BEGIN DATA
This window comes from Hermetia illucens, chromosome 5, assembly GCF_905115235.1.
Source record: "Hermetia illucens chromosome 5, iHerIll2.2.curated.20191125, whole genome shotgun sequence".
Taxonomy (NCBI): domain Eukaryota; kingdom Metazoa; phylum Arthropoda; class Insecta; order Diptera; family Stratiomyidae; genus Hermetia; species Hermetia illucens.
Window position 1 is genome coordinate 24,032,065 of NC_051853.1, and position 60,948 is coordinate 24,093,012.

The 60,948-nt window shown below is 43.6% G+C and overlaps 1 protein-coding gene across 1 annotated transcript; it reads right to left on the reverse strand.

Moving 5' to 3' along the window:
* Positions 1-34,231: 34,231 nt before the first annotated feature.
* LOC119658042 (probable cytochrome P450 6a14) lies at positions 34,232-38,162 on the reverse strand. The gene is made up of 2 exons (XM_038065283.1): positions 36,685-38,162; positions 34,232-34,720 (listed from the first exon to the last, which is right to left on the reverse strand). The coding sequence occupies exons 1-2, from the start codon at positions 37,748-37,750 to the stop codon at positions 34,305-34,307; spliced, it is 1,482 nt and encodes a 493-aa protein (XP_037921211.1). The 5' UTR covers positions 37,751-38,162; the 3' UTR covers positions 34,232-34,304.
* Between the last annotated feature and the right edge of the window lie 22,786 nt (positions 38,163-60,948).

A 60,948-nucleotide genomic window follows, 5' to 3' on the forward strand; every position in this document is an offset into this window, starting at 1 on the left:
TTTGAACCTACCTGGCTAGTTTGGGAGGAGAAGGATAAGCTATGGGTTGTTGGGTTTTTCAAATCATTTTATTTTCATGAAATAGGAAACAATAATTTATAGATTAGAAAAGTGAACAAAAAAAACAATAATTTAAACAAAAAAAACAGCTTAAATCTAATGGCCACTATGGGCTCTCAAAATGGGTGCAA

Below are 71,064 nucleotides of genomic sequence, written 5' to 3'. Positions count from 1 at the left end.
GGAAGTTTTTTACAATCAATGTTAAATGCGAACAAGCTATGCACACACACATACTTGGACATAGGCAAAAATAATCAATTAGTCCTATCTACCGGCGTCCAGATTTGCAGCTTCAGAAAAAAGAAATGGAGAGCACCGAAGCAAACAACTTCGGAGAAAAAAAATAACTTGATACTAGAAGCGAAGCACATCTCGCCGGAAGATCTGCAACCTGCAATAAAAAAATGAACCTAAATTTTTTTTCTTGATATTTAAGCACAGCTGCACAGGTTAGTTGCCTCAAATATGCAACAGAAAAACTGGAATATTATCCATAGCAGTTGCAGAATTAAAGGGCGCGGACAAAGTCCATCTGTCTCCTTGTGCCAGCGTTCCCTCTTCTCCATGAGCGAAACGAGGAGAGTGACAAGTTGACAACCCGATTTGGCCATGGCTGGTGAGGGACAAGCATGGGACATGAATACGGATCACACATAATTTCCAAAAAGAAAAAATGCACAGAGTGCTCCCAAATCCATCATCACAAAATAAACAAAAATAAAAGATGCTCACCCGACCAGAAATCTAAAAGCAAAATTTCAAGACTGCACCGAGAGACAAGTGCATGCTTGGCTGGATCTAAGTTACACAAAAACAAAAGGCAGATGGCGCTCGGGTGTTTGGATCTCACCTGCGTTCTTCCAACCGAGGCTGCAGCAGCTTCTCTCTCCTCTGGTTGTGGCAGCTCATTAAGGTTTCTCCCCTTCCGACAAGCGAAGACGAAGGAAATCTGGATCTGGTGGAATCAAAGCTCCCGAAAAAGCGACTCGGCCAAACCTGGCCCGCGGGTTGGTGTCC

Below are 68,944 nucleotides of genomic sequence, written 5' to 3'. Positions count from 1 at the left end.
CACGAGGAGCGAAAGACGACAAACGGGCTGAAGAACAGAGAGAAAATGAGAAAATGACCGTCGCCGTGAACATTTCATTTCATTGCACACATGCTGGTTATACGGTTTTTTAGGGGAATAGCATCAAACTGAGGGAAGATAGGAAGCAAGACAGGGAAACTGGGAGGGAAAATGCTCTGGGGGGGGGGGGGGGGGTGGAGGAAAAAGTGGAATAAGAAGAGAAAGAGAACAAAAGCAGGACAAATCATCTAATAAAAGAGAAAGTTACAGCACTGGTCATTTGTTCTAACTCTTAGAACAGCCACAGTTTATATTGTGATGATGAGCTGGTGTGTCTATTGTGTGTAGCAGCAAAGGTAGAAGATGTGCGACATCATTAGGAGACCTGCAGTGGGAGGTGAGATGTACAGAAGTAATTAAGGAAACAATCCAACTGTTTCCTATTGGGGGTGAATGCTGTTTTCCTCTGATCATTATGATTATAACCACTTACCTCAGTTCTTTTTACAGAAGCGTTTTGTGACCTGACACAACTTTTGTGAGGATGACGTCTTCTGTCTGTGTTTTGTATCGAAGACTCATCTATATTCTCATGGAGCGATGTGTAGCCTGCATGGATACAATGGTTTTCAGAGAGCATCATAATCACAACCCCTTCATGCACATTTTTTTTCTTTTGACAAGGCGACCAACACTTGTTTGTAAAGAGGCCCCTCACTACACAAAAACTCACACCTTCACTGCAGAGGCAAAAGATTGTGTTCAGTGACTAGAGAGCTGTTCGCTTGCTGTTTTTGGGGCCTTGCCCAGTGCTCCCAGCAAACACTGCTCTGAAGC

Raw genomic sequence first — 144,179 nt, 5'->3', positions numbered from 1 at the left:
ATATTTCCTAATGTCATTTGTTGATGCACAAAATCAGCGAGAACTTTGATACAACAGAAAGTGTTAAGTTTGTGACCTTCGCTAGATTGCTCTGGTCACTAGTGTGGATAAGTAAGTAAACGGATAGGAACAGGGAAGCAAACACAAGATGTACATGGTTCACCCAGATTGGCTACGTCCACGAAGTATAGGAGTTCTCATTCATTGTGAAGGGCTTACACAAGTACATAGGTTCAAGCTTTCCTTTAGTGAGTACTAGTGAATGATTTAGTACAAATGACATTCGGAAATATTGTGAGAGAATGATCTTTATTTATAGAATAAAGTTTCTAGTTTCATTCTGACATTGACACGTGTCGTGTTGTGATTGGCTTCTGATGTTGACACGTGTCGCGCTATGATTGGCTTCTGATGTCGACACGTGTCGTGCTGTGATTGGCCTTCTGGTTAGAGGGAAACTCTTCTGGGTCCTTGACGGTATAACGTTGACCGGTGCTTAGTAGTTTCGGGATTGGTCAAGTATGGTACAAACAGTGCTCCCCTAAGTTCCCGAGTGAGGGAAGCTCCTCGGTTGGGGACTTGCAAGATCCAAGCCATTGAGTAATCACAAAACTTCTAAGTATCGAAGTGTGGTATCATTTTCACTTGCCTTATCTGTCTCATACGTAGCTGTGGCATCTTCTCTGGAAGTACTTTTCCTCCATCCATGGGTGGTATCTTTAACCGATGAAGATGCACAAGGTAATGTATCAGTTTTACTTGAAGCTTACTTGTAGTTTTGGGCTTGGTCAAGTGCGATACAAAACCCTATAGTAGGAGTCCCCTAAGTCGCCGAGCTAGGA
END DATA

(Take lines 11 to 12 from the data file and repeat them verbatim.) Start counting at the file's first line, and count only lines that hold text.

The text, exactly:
TTTGAACCTACCTGGCTAGTTTGGGAGGAGAAGGATAAGCTATGGGTTGTTGGGTTTTTCAAATCATTTTATTTTCATGAAATAGGAAACAATAATTTATAGATTAGAAAAGTGAACAAAAAAAACAATAATTTAAACAAAAAAAACAGCTTAAATCTAATGGCCACTATGGGCTCTCAAAATGGGTGCAA

Below are 71,064 nucleotides of genomic sequence, written 5' to 3'. Positions count from 1 at the left end.